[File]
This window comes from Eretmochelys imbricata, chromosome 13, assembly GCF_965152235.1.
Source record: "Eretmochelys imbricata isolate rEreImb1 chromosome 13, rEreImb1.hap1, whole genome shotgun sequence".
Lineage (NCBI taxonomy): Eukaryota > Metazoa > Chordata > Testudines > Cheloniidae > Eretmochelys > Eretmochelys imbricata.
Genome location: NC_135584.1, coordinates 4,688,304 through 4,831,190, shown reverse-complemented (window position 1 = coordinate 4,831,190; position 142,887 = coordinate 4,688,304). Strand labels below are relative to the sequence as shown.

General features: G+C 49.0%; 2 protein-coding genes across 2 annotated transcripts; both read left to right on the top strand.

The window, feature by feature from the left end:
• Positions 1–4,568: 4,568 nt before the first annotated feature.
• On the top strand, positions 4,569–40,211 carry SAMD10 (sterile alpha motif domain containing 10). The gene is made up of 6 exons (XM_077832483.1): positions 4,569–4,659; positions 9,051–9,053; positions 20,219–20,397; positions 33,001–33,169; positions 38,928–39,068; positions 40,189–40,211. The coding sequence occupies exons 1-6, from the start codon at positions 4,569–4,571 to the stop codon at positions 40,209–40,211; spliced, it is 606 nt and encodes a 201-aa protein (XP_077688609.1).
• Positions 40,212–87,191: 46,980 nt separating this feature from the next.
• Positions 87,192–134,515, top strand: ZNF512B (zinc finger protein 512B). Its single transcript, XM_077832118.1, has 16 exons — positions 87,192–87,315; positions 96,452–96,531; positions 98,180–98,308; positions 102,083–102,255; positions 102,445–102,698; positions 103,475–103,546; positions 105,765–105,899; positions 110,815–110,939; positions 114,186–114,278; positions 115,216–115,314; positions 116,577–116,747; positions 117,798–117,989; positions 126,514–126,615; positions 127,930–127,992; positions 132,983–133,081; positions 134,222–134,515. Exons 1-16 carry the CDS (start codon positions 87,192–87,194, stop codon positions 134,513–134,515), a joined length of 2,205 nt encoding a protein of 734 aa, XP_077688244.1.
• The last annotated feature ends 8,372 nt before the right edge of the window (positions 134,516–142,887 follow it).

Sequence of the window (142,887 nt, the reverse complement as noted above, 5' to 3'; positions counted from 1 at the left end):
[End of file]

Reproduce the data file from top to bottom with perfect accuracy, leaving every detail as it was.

This window comes from Eretmochelys imbricata, chromosome 13, assembly GCF_965152235.1.
Source record: "Eretmochelys imbricata isolate rEreImb1 chromosome 13, rEreImb1.hap1, whole genome shotgun sequence".
Lineage (NCBI taxonomy): Eukaryota > Metazoa > Chordata > Testudines > Cheloniidae > Eretmochelys > Eretmochelys imbricata.
Genome location: NC_135584.1, coordinates 4,688,304 through 4,831,190, shown reverse-complemented (window position 1 = coordinate 4,831,190; position 142,887 = coordinate 4,688,304). Strand labels below are relative to the sequence as shown.

General features: G+C 49.0%; 2 protein-coding genes across 2 annotated transcripts; both read left to right on the top strand.

The window, feature by feature from the left end:
• Positions 1–4,568: 4,568 nt before the first annotated feature.
• On the top strand, positions 4,569–40,211 carry SAMD10 (sterile alpha motif domain containing 10). The gene is made up of 6 exons (XM_077832483.1): positions 4,569–4,659; positions 9,051–9,053; positions 20,219–20,397; positions 33,001–33,169; positions 38,928–39,068; positions 40,189–40,211. The coding sequence occupies exons 1-6, from the start codon at positions 4,569–4,571 to the stop codon at positions 40,209–40,211; spliced, it is 606 nt and encodes a 201-aa protein (XP_077688609.1).
• Positions 40,212–87,191: 46,980 nt separating this feature from the next.
• Positions 87,192–134,515, top strand: ZNF512B (zinc finger protein 512B). Its single transcript, XM_077832118.1, has 16 exons — positions 87,192–87,315; positions 96,452–96,531; positions 98,180–98,308; positions 102,083–102,255; positions 102,445–102,698; positions 103,475–103,546; positions 105,765–105,899; positions 110,815–110,939; positions 114,186–114,278; positions 115,216–115,314; positions 116,577–116,747; positions 117,798–117,989; positions 126,514–126,615; positions 127,930–127,992; positions 132,983–133,081; positions 134,222–134,515. Exons 1-16 carry the CDS (start codon positions 87,192–87,194, stop codon positions 134,513–134,515), a joined length of 2,205 nt encoding a protein of 734 aa, XP_077688244.1.
• The last annotated feature ends 8,372 nt before the right edge of the window (positions 134,516–142,887 follow it).

Sequence of the window (142,887 nt, the reverse complement as noted above, 5' to 3'; positions counted from 1 at the left end):